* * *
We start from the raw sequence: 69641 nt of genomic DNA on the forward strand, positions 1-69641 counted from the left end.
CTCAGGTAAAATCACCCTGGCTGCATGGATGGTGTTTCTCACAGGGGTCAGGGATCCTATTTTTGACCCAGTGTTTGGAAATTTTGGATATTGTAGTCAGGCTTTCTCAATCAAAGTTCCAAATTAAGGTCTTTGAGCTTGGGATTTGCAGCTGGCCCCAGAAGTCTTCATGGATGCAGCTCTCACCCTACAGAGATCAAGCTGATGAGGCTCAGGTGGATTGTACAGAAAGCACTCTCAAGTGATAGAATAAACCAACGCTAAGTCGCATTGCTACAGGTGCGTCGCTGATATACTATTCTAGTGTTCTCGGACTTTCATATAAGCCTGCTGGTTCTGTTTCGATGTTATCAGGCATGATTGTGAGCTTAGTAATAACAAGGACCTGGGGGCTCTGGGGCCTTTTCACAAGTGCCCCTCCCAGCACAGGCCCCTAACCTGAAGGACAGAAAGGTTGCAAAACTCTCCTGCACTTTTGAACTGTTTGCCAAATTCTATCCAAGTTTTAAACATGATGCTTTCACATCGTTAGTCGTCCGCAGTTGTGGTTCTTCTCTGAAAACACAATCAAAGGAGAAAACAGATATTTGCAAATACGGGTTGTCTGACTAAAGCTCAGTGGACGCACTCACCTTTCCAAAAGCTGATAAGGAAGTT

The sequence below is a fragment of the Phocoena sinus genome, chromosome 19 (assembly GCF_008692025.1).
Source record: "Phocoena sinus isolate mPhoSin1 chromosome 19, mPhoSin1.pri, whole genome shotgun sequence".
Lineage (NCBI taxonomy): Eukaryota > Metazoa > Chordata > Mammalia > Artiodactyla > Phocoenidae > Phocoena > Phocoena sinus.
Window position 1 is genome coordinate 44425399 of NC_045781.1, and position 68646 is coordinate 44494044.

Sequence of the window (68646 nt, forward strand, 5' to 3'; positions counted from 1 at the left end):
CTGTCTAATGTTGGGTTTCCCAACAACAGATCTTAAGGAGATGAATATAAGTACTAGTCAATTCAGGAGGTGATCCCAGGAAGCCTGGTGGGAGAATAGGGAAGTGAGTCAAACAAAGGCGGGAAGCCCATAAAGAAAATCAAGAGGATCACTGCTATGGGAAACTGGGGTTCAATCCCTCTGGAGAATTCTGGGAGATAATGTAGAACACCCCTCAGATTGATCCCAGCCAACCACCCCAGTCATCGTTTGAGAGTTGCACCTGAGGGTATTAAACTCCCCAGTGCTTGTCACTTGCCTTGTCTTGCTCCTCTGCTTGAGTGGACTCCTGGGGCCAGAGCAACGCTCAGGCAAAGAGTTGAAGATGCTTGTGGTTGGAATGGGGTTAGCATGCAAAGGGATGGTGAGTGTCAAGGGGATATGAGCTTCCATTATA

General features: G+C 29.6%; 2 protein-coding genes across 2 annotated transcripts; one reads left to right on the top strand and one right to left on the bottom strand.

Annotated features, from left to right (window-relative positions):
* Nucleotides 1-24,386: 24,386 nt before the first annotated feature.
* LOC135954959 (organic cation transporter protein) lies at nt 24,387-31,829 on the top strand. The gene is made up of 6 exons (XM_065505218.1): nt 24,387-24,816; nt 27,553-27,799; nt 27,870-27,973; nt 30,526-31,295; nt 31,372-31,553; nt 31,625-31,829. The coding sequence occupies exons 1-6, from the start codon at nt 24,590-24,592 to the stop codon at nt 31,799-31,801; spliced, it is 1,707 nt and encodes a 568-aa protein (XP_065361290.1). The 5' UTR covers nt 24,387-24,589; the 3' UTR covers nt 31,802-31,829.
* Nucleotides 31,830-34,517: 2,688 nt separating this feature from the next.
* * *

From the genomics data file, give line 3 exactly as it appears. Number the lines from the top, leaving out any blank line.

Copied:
The sequence below is a fragment of the Phocoena sinus genome, chromosome 19 (assembly GCF_008692025.1).